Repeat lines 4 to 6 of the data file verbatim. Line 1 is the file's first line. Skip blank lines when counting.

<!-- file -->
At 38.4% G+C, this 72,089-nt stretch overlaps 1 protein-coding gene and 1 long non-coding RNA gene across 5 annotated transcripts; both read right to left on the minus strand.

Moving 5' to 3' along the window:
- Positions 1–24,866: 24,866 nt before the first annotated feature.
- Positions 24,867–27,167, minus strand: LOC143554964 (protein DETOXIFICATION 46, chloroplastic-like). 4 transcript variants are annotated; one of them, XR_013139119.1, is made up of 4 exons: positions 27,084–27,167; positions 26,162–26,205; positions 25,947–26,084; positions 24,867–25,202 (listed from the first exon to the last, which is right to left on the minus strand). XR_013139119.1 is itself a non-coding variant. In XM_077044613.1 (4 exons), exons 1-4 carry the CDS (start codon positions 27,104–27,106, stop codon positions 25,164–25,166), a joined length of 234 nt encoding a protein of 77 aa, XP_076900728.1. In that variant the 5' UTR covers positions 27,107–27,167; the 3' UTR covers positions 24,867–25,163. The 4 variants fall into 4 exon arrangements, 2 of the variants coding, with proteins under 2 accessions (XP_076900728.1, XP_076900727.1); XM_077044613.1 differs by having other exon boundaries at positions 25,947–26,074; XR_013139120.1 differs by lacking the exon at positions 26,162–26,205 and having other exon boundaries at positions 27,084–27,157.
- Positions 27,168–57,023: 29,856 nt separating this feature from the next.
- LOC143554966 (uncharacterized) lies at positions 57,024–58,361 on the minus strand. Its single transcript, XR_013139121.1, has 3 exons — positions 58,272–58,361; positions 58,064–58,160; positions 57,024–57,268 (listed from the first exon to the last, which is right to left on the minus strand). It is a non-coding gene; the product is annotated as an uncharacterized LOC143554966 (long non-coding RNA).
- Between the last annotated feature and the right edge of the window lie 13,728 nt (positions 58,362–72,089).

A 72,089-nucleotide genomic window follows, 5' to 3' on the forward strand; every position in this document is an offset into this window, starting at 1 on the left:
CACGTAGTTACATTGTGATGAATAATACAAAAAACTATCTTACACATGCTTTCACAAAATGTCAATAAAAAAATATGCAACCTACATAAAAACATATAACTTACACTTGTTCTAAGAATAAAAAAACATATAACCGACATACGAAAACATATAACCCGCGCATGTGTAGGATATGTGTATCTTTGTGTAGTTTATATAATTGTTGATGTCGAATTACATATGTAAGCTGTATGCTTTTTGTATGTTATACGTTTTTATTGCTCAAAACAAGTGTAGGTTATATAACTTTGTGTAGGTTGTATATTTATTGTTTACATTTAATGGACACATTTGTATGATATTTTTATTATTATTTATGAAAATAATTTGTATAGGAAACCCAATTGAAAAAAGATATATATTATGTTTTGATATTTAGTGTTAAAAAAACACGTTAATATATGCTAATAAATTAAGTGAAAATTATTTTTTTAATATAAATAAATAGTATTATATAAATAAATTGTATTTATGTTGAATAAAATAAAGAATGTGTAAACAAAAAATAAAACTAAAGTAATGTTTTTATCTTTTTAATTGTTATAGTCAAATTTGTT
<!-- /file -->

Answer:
- Positions 24,867–27,167, minus strand: LOC143554964 (protein DETOXIFICATION 46, chloroplastic-like). 4 transcript variants are annotated; one of them, XR_013139119.1, is made up of 4 exons: positions 27,084–27,167; positions 26,162–26,205; positions 25,947–26,084; positions 24,867–25,202 (listed from the first exon to the last, which is right to left on the minus strand). XR_013139119.1 is itself a non-coding variant. In XM_077044613.1 (4 exons), exons 1-4 carry the CDS (start codon positions 27,104–27,106, stop codon positions 25,164–25,166), a joined length of 234 nt encoding a protein of 77 aa, XP_076900728.1. In that variant the 5' UTR covers positions 27,107–27,167; the 3' UTR covers positions 24,867–25,163. The 4 variants fall into 4 exon arrangements, 2 of the variants coding, with proteins under 2 accessions (XP_076900728.1, XP_076900727.1); XM_077044613.1 differs by having other exon boundaries at positions 25,947–26,074; XR_013139120.1 differs by lacking the exon at positions 26,162–26,205 and having other exon boundaries at positions 27,084–27,157.
- Positions 27,168–57,023: 29,856 nt separating this feature from the next.
- LOC143554966 (uncharacterized) lies at positions 57,024–58,361 on the minus strand. Its single transcript, XR_013139121.1, has 3 exons — positions 58,272–58,361; positions 58,064–58,160; positions 57,024–57,268 (listed from the first exon to the last, which is right to left on the minus strand). It is a non-coding gene; the product is annotated as an uncharacterized LOC143554966 (long non-coding RNA).